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Sustainable Use of Our Resources

Six simple tips for greener living By Rachel Kelly

Home and garden

Caring for our environment goes both ways. When we care for our surroundings then we thrive from an environment that returns that care in abundance. When we are responsible with our resources, we will always have what we need. It can be overwhelming, within our current circumstances, to know exactly how to be responsible with our resources. The problem can seem too big. We do have to live after all, and we would preferably like to live in comfort. This means that we use resources. We are a valuable part of the environment, and so it stands to reason that we would also use the environment's resources. The question is how to do so responsibly? Taking what we need and giving back what we don’t? When talking about sustainability, it all adds up. Every step, every bit, counts. At times, our decisions have positive global consequences. Especially when our daily decisions are a normal part of the everyday way of living life. Here are a few steps to make your home and energy use count.

Step One: Think Temperature. The largest use of energy in any home is usually heating and cooling. Switching how we think of temperature can reduce our energy use and bring down that energy bill. It would be great if everyone could utilize solar (sun) or turbine (water) power, however, that’s not always accessible. The easiest way to bring down costs is proper insulation and ventilation. So, this means updated windows and vents, and added insulation in the walls. Simple inexpensive installations such as a dormer fan put ventilation to work for you by moving air. This only costs a few hundred dollars but saves you several times that every year.

Step Two: Rethink Lighting. There’s no reason to reduce the amount of lighting that you have or are used to. Rethinking how you get it though reduces your energy usage while making a more pleasant environment. Additional windows in closed spaces is the most obvious renovation but is not always possible. However, the use of LED light bulbs is incredibly inexpensive and saves money every time you turn on the switch. Another easy change is installing dimmer switches in heavily used areas for customizable lighting. There are other slight modifications too, such as solar-charging outdoor lighting (they turn on automatically!) or the placement of tea lights in dark hallways.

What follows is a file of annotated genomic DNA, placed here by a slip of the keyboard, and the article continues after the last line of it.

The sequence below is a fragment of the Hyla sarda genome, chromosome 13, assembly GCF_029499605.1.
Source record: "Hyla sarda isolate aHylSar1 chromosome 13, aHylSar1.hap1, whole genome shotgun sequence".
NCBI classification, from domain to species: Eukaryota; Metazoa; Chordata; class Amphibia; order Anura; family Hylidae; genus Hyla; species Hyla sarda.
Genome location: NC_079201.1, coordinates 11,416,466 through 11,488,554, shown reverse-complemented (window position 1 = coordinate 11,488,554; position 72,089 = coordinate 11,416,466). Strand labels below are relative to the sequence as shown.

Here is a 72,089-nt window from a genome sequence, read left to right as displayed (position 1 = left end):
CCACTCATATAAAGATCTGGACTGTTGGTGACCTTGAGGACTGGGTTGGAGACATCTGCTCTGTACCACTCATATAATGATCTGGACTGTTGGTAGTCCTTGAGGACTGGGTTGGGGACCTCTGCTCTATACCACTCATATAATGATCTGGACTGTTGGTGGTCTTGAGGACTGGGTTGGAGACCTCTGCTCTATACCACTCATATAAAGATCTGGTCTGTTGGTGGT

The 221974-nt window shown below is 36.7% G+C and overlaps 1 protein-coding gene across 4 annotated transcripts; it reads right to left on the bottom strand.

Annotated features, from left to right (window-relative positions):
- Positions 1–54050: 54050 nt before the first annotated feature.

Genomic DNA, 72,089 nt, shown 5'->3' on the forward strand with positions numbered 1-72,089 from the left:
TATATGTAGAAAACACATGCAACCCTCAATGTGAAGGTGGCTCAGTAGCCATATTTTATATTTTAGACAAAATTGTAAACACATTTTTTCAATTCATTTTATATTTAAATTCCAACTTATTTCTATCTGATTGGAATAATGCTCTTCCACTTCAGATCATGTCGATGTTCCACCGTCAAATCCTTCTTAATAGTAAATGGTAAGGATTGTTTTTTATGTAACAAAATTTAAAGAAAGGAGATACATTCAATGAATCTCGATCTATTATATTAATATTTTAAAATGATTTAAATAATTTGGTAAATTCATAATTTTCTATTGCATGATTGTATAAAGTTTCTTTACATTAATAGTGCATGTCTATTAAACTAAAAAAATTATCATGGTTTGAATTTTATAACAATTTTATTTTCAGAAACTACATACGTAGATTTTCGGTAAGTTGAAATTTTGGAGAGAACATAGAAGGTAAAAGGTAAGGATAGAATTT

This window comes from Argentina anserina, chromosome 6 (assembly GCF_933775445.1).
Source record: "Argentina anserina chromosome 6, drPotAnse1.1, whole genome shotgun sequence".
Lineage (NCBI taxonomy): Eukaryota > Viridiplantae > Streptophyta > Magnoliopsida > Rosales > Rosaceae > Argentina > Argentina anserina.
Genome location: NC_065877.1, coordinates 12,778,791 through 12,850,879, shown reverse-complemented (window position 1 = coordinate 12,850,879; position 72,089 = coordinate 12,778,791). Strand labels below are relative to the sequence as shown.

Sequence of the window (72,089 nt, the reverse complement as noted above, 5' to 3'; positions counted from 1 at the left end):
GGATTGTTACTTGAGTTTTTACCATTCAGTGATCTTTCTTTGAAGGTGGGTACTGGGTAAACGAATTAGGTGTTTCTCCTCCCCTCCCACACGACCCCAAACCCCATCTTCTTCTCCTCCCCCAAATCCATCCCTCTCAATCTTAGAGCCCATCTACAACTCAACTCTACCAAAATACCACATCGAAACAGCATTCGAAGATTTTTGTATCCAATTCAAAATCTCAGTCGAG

Step Three: Hack Your Lifestyle. Part of a greener, more sustainable lifestyle means making small changes to everyday life. There are lots of simple changes that we can bring about in the day to day that make big differences in our local ecosystem. Simple non-toxic cleaners such as anti-bacterial vinegar water (sometimes with a few drops of essential oil) and baking soda scrub clean just as well, and sometimes better, than mainstream cleaners, and at a quarter of the cost. Laundry strips instead of jugs of detergent keep plastic out of the ocean. Whatever the damage, there’s always an easier, cheaper alternative that preserves our natural resources.

Step Four: Outdoor Water. We use a lot of water to keep our homes looking nice, and a manicured look doesn’t have to be sacrificed for the sake of “living green.” An overhaul of our yards to greenery that resembles our environment would be the logical step, but such a change requires time and money. An easy sustainable step would be the re-use of water that we all already possess. A rain barrel can collect water from drains and can be filled with a simple filtration system to recycle gray water. While the water from the rain barrel isn’t drinkable, it is usable in the yard and garden.

Step Five: Indoor Water. It’s difficult to use less water, especially if you have a family. In the past, each family member would wash in the same water to limit the number of times one individual would have to re-heat the water. I think we'd all like to avoid that extreme. Simple ways to be more sustainable with our indoor water use is to install a faucet filter to cut down on water bottles. There are also shower heads and faucet heads that can be installed that reduce water usage, as well as the low-cost installation of a dual-flush conversion kit for the toilets. Reduce rather than reuse is the strategy for indoor water use.

Step Six: Awareness. This may seem like a simple concept, but awareness of where our products come from and the kind of lifestyle we live can lead to global change. Simple things like recycling plastic wrap through local services, or cutting down on the use of plastic wrap all together by using foil, sticky paper or bees wrap. Changes like the willingness to buy clothing from thrift stores cuts down on waste from an industry that causes entire cities to suffer from toxic pollution. These small changes pay off in global benefits and are an easy way to make lasting change. All those small steps really do add up.

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